Santo Domingo boasts a number of outstanding museums. Located within the colonial area, the museums provide a fascinating perspective of what life was like through the ages. You will find treasures salvaged from sunken ships alongside various ceramics and everyday items.
The Dominican Republic is currently one of the best places in the world for obtaining a residency and you can quickly and easily gain your citizenship here. The Dominican Republic currently has no restrictions against foreigners buying real estate, which is encouraging a lot of foreign investment. If you are looking for a more secure future by diversifying offshore, the Dominican Republic is an option worth considering.
Called “The Paris of Central America”, Granada sits on the shores of Lake Nicaragua. Hernández de Córdoba named it in honor of the city Granada from his native Spain. The favorable location led to Granada becoming a thriving trade center. The wealth of the city and volume of trade passing through, attracted the interest of pirates.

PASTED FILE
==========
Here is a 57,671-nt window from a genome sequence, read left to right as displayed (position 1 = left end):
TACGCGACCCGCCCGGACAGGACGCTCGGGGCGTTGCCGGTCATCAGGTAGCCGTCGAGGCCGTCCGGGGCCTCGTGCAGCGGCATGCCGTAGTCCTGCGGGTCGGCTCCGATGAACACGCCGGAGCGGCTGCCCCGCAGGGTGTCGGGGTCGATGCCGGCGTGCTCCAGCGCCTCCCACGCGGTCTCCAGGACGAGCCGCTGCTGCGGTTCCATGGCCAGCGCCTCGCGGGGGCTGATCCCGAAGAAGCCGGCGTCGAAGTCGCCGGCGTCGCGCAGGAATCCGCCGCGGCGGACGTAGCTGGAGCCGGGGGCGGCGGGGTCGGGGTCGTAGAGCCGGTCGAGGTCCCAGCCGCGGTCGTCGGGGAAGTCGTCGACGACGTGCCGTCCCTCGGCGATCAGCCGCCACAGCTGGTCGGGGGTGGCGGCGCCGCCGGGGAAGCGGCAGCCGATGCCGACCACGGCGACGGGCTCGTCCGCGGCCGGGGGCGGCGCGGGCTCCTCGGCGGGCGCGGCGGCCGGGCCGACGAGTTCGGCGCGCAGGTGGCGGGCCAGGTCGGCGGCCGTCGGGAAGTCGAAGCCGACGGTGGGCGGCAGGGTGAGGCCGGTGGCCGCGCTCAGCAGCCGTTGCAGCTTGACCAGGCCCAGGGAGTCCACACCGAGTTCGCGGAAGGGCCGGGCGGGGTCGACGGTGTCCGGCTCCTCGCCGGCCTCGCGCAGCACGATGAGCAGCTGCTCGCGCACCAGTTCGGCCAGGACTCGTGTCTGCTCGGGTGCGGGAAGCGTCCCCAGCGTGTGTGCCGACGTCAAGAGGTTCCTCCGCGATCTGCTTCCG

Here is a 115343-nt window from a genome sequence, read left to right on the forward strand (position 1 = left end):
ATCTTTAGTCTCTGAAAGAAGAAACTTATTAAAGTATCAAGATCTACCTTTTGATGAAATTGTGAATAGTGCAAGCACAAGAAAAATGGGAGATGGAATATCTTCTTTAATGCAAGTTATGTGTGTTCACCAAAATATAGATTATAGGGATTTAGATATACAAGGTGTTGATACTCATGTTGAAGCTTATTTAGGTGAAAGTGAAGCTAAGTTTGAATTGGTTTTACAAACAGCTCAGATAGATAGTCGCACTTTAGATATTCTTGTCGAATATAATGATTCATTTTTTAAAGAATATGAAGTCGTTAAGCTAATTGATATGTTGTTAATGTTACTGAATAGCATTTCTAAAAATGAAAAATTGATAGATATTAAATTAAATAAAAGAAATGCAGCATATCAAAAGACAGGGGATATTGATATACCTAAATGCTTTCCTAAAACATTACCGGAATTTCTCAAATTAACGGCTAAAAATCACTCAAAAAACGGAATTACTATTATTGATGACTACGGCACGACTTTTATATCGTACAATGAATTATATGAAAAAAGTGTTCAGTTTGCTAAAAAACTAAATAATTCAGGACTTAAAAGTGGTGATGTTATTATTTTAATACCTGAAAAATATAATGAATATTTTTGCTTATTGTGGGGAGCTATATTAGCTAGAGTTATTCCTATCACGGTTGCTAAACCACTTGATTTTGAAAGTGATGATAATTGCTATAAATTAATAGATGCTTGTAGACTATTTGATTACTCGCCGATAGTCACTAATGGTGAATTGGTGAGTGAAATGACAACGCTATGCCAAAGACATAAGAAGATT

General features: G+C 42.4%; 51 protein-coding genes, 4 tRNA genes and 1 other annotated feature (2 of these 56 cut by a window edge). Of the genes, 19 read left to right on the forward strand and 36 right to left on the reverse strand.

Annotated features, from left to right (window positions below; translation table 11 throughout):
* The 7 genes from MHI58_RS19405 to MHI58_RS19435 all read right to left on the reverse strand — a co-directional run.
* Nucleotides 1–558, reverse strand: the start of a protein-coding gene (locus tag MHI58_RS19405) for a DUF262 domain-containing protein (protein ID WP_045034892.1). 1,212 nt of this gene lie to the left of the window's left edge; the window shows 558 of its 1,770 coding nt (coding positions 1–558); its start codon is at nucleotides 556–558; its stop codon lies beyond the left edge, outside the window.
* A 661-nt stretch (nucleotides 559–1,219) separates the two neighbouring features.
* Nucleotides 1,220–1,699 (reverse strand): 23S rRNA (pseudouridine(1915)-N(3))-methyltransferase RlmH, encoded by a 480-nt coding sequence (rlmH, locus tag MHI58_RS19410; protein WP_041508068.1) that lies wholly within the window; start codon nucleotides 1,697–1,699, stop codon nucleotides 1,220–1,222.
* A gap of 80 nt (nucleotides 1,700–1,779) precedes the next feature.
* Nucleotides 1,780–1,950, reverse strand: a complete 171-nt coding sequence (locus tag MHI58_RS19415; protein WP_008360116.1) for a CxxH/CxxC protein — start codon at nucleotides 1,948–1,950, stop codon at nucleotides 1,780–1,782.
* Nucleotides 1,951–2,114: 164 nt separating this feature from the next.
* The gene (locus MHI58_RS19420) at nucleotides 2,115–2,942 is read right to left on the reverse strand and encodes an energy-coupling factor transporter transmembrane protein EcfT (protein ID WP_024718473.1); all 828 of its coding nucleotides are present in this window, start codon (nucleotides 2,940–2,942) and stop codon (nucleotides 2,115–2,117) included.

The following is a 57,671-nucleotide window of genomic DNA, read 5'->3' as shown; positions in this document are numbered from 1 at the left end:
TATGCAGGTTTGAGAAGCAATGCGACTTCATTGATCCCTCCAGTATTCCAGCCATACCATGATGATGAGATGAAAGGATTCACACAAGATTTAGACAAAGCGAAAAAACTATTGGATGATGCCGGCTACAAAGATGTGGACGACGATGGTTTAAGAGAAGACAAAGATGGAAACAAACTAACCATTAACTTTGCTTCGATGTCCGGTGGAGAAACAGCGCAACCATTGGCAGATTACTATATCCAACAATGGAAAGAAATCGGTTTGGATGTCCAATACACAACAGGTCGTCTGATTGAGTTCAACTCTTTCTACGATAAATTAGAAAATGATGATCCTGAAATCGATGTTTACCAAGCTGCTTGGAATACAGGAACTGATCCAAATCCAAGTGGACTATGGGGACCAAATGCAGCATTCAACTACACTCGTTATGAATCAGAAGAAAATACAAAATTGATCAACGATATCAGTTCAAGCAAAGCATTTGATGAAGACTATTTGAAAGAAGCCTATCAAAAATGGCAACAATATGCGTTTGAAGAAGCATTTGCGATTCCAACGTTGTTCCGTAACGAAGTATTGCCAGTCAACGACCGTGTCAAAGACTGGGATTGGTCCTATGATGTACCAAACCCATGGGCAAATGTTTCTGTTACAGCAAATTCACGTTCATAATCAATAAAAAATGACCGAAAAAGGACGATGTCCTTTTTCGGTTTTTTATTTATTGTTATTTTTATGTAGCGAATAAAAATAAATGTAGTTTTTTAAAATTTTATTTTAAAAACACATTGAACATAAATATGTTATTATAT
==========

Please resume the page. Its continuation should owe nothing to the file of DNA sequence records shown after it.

The notorious Henry Morgan launched a stealth attack in 1665, and made off with around 500,000 sterling silver pounds after sacking the city. Later on, William Walker conquered the city with the intention of becoming ruler over South and Central America. He had initial success, to the point of being recognized as the ruler of Nicaragua for a time. After a short-lived reign ended, he tried to burn the city down before fleeing. Walker was eventually executed for piracy.
Unlike Panama City, who had to completely rebuild after being burned down by its own governor, Granada is a well preserved historical city. The abundance of colonial buildings make it a favorite with photographers. Horse-drawn carriages are still popular here and provide a scenic link to the past.
Granada is a safe city and opportunist crimes, such as stealing phones or iPod, are a danger, but more serious crime is rare. Most expats and tourists report feeling safe in Grenada. By taking basic precautions you should steer clear of any problems.
Granada has plenty of museums documenting its rich history. Those with a sweet tooth will appreciate the ChocoMuseo. Here you can learn about the country’s chocolate-producing history and enjoy samples.
Granada is one of the most affordable expat locations in the world. You can comfortably survive on US$1,000 per month and live like a king on US$2,000.
One of the smallest capital cities in Europe, Valletta dates back to the 1500s, the times of the Christian crusades. It was built by the Knights of Malta (Knights Hospitaller) on what was then an empty peninsula, because the Hospitallers needed a stop off point for ships travelling to and from the Middle East during the Crusades. Valletta became fast an important strategic location for the knights.